• What are the consequences of failure?
  • What will the character(s) lose?
  • What can go wrong?
  • Will one or more people die?
  • What are the physical obstacles in the way of stopping the clock?
  • What are the psychological obstacles (fears, dreams, risks) to stopping the clock?
  • How does the character(s) handle obstacles (physical and psychological)?
  • How does the race to beat the clock show the character(s) strengths and weaknesses?
  • How long does it take to overcome each obstacle?
  • How does the tension (suspense) grow as the deadline approaches?
  • What are the “cliffhangers” as the character(s) overcome each obstacle?
  • Does stopping the clock start another ticking clock? Is there another task the character(s) must tackle?
  • When all clocks have stopped ticking, then what? How has the character(s) changed? What is next?

You can find more writing tips, NaNoWriMo prompts, and writing tips for NaNoWriMo on our Writers in the Grove site.

NaNoWriMo Tips: When Passive Voice Starts Winning

As you plow through NaNoWriMo, are you finding yourself writing with conditional verbs: should, would, haven’t, could, maybe, might? It might be time to redirect your energies because this is a symptom of running out of steam and inspiration.

This isn’t about editing your work during the NaNoWriMo month of November. It is about changing your writing tune midway if you find yourself using passive voice in your writing.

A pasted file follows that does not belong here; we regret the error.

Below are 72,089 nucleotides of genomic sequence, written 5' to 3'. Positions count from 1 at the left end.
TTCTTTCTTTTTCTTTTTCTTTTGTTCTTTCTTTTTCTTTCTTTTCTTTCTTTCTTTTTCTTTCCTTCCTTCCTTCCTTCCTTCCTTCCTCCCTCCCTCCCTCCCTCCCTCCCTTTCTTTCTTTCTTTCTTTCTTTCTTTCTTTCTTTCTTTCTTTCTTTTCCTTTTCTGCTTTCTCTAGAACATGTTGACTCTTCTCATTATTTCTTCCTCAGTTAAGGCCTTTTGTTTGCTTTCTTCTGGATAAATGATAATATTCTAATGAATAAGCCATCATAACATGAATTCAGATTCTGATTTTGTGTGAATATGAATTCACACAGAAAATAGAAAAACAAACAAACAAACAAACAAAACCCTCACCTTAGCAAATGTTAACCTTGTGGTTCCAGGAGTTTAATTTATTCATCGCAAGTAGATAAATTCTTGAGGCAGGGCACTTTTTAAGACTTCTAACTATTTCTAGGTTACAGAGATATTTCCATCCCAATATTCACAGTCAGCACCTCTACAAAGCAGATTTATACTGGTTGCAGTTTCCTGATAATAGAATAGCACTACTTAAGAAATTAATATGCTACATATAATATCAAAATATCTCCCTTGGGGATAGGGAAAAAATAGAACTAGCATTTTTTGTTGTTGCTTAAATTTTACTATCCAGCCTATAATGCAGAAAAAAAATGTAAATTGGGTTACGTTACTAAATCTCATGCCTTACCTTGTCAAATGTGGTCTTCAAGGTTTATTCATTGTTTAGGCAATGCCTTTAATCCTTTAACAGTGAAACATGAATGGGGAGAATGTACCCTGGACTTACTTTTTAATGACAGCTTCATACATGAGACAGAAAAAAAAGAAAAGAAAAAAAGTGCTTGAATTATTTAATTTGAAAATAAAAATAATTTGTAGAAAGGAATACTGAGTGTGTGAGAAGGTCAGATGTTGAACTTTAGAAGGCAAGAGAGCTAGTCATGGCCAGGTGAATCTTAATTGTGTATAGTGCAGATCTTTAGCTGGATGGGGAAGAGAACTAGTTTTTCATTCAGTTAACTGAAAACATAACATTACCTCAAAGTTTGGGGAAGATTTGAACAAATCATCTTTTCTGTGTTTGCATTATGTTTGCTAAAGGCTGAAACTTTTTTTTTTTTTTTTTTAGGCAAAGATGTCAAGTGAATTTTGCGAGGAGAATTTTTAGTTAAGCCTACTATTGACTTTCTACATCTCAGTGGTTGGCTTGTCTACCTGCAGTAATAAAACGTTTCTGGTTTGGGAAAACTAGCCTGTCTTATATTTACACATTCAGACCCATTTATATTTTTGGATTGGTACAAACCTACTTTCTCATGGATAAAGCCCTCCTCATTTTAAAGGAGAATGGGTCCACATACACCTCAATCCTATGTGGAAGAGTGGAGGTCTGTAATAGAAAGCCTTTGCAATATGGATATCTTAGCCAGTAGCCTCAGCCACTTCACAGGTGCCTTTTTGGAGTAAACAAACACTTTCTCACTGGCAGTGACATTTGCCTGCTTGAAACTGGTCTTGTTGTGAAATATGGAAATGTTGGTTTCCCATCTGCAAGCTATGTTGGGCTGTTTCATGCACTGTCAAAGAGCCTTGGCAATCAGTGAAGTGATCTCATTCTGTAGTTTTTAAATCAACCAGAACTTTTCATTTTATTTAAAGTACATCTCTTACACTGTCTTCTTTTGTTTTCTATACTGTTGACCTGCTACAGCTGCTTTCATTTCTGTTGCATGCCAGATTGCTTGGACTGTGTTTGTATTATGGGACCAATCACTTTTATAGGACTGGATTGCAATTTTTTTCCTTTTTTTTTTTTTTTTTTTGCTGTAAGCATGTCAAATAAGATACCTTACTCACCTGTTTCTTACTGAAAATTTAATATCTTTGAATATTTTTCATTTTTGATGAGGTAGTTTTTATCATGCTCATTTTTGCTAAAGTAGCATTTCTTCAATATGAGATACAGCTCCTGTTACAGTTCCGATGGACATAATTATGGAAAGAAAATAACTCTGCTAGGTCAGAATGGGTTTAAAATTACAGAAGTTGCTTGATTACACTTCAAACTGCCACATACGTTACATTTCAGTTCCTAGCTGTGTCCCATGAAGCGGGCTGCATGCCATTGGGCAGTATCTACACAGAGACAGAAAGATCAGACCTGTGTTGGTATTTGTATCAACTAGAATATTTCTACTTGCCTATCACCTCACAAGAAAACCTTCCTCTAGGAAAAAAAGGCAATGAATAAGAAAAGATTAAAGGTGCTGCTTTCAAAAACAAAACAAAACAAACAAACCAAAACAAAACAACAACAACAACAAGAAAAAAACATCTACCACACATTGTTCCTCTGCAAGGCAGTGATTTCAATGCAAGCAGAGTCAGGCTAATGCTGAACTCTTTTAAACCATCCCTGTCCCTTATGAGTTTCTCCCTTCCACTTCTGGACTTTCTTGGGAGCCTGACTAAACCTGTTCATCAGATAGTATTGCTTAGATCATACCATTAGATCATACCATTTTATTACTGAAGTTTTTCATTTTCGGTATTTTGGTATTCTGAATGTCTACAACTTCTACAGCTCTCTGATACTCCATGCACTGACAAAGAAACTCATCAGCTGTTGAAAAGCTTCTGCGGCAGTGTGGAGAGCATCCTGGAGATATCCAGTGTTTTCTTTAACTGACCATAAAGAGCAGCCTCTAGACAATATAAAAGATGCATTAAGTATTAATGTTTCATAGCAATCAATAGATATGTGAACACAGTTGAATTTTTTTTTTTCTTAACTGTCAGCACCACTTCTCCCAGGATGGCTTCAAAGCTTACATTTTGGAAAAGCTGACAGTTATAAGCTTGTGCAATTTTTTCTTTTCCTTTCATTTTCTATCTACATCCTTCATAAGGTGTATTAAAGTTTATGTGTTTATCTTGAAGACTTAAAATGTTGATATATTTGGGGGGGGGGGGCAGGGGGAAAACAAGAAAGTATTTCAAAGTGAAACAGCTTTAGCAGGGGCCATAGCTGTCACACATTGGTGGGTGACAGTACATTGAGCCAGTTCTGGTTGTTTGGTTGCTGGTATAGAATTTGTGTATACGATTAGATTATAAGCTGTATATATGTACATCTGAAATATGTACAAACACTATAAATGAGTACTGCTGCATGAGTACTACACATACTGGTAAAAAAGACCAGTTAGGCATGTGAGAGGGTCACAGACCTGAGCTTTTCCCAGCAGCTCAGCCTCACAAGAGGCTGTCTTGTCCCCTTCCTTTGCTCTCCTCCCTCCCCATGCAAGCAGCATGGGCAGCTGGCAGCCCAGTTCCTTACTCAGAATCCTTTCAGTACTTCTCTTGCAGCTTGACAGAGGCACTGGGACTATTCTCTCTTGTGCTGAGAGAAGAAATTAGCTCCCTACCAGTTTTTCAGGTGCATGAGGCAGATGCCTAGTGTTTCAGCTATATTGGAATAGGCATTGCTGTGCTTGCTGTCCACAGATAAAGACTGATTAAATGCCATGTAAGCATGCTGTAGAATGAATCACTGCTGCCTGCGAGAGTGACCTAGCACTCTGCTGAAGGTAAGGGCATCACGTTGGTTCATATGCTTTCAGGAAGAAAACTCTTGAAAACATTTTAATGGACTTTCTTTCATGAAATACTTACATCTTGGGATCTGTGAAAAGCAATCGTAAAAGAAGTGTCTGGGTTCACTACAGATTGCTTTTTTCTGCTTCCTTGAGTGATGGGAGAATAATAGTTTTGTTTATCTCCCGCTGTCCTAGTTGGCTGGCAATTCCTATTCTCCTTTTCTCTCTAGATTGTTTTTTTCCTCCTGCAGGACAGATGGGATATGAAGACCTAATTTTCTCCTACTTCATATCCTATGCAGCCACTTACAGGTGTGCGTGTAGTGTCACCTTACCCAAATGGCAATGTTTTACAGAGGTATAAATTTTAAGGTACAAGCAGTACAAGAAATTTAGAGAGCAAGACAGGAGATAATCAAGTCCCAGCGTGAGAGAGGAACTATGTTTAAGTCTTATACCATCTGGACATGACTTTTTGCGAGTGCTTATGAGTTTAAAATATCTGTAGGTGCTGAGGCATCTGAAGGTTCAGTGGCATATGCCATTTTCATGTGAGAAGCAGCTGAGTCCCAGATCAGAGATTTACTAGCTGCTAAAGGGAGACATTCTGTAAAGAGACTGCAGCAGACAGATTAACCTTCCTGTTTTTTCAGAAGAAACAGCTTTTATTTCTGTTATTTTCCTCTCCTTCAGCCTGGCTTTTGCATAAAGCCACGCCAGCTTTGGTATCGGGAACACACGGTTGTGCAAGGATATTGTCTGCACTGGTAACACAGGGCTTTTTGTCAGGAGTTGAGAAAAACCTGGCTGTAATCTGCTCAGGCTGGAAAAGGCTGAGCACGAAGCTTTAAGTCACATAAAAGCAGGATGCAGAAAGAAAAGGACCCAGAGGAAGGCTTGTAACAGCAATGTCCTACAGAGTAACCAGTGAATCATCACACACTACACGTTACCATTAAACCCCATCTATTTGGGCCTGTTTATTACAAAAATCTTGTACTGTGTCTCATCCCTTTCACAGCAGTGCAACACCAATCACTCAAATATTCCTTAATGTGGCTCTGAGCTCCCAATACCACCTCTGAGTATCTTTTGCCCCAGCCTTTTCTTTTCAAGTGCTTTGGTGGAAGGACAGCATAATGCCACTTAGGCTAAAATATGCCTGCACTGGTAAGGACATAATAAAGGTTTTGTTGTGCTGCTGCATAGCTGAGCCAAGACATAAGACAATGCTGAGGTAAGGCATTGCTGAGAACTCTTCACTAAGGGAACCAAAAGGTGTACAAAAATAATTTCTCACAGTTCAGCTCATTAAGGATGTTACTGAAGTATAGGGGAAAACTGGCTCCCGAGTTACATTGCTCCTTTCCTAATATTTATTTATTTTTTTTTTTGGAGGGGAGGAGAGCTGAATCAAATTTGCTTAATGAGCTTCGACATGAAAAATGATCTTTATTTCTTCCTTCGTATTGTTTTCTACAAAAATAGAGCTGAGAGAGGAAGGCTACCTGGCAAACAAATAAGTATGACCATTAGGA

This isn’t about a character who uses passive voice when they speak and in their actions.

This is about being unclear and unsure about what you are writing. It is about you losing confidence in your writing.

Switch immediately to active voice using action and active verbs. Don’t let your characters wonder through a fog of uncertainty. Put them in a place and let them thrive there with your word choices.

Still finding it difficult? Consider passive voice as a symptom. Here are some solutions.

  • Return to your original premise, the concept that sent you down this path. Has it changed? Evolved? Lost its way?
  • Have you swung off the path and meandered down a tangent? Switching to passive voice could be a sign that you are losing confidence in this story line, not the entire story. Find your way back, or start a new tangent and follow that.
  • Are you losing interest in your character(s)? Consider making another attempt at their character personality and descriptions and find what’s missing. Have you fallen out of love with them? Find a way to love them, or change them into someone you can love again.